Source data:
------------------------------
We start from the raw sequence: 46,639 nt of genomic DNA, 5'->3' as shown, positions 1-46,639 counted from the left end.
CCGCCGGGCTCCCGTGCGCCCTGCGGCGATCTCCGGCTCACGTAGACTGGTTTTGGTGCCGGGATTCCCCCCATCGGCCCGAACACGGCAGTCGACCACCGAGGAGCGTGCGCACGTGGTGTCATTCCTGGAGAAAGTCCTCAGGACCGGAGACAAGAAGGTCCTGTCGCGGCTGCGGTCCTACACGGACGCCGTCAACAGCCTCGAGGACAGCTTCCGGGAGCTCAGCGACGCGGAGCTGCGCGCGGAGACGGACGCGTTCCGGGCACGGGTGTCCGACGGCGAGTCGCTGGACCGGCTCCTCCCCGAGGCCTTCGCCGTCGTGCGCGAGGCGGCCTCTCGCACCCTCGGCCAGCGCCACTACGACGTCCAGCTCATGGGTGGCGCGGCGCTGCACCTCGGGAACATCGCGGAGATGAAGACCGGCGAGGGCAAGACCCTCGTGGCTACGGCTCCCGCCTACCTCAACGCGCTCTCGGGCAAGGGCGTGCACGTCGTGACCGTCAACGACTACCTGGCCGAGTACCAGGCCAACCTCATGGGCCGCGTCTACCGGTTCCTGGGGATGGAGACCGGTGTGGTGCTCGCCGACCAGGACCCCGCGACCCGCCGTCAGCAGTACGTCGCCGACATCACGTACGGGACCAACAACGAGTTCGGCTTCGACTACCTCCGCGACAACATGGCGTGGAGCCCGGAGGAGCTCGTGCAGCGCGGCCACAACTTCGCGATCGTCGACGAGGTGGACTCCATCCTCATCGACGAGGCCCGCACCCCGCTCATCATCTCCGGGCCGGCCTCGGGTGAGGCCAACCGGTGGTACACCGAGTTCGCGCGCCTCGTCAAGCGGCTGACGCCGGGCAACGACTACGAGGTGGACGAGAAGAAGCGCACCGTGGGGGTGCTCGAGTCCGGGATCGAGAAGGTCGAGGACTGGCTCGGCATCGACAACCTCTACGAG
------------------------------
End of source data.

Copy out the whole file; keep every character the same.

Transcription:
We start from the raw sequence: 46,639 nt of genomic DNA, 5'->3' as shown, positions 1-46,639 counted from the left end.
CCGCCGGGCTCCCGTGCGCCCTGCGGCGATCTCCGGCTCACGTAGACTGGTTTTGGTGCCGGGATTCCCCCCATCGGCCCGAACACGGCAGTCGACCACCGAGGAGCGTGCGCACGTGGTGTCATTCCTGGAGAAAGTCCTCAGGACCGGAGACAAGAAGGTCCTGTCGCGGCTGCGGTCCTACACGGACGCCGTCAACAGCCTCGAGGACAGCTTCCGGGAGCTCAGCGACGCGGAGCTGCGCGCGGAGACGGACGCGTTCCGGGCACGGGTGTCCGACGGCGAGTCGCTGGACCGGCTCCTCCCCGAGGCCTTCGCCGTCGTGCGCGAGGCGGCCTCTCGCACCCTCGGCCAGCGCCACTACGACGTCCAGCTCATGGGTGGCGCGGCGCTGCACCTCGGGAACATCGCGGAGATGAAGACCGGCGAGGGCAAGACCCTCGTGGCTACGGCTCCCGCCTACCTCAACGCGCTCTCGGGCAAGGGCGTGCACGTCGTGACCGTCAACGACTACCTGGCCGAGTACCAGGCCAACCTCATGGGCCGCGTCTACCGGTTCCTGGGGATGGAGACCGGTGTGGTGCTCGCCGACCAGGACCCCGCGACCCGCCGTCAGCAGTACGTCGCCGACATCACGTACGGGACCAACAACGAGTTCGGCTTCGACTACCTCCGCGACAACATGGCGTGGAGCCCGGAGGAGCTCGTGCAGCGCGGCCACAACTTCGCGATCGTCGACGAGGTGGACTCCATCCTCATCGACGAGGCCCGCACCCCGCTCATCATCTCCGGGCCGGCCTCGGGTGAGGCCAACCGGTGGTACACCGAGTTCGCGCGCCTCGTCAAGCGGCTGACGCCGGGCAACGACTACGAGGTGGACGAGAAGAAGCGCACCGTGGGGGTGCTCGAGTCCGGGATCGAGAAGGTCGAGGACTGGCTCGGCATCGACAACCTCTACGAG